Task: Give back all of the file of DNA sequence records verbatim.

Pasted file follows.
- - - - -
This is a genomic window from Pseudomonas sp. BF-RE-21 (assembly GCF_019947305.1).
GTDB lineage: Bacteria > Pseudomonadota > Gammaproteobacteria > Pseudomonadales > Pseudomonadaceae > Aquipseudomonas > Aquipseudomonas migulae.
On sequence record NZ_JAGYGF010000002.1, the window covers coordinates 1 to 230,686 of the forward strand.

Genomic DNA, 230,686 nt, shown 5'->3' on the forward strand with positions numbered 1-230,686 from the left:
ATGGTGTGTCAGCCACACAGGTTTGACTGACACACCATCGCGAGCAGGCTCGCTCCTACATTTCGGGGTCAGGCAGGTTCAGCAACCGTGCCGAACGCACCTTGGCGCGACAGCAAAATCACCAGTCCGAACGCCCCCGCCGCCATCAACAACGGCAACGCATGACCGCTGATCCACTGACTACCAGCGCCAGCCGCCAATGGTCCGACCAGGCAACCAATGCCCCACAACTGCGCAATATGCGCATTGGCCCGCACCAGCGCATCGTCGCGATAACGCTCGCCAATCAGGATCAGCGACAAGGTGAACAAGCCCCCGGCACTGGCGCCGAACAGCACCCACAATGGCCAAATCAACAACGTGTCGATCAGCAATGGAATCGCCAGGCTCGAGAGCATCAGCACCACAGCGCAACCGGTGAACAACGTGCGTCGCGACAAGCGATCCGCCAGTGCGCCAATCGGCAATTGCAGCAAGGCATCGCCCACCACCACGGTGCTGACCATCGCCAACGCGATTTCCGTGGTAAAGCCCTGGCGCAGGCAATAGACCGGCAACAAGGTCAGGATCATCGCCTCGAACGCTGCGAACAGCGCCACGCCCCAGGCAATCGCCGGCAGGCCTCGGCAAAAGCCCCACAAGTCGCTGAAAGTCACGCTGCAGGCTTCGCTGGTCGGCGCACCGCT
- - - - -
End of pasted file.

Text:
This is a genomic window from Pseudomonas sp. BF-RE-21 (assembly GCF_019947305.1).
GTDB lineage: Bacteria > Pseudomonadota > Gammaproteobacteria > Pseudomonadales > Pseudomonadaceae > Aquipseudomonas > Aquipseudomonas migulae.
On sequence record NZ_JAGYGF010000002.1, the window covers coordinates 1 to 230,686 of the forward strand.

Genomic DNA, 230,686 nt, shown 5'->3' on the forward strand with positions numbered 1-230,686 from the left:
ATGGTGTGTCAGCCACACAGGTTTGACTGACACACCATCGCGAGCAGGCTCGCTCCTACATTTCGGGGTCAGGCAGGTTCAGCAACCGTGCCGAACGCACCTTGGCGCGACAGCAAAATCACCAGTCCGAACGCCCCCGCCGCCATCAACAACGGCAACGCATGACCGCTGATCCACTGACTACCAGCGCCAGCCGCCAATGGTCCGACCAGGCAACCAATGCCCCACAACTGCGCAATATGCGCATTGGCCCGCACCAGCGCATCGTCGCGATAACGCTCGCCAATCAGGATCAGCGACAAGGTGAACAAGCCCCCGGCACTGGCGCCGAACAGCACCCACAATGGCCAAATCAACAACGTGTCGATCAGCAATGGAATCGCCAGGCTCGAGAGCATCAGCACCACAGCGCAACCGGTGAACAACGTGCGTCGCGACAAGCGATCCGCCAGTGCGCCAATCGGCAATTGCAGCAAGGCATCGCCCACCACCACGGTGCTGACCATCGCCAACGCGATTTCCGTGGTAAAGCCCTGGCGCAGGCAATAGACCGGCAACAAGGTCAGGATCATCGCCTCGAACGCTGCGAACAGCGCCACGCCCCAGGCAATCGCCGGCAGGCCTCGGCAAAAGCCCCACAAGTCGCTGAAAGTCACGCTGCAGGCTTCGCTGGTCGGCGCACCGCT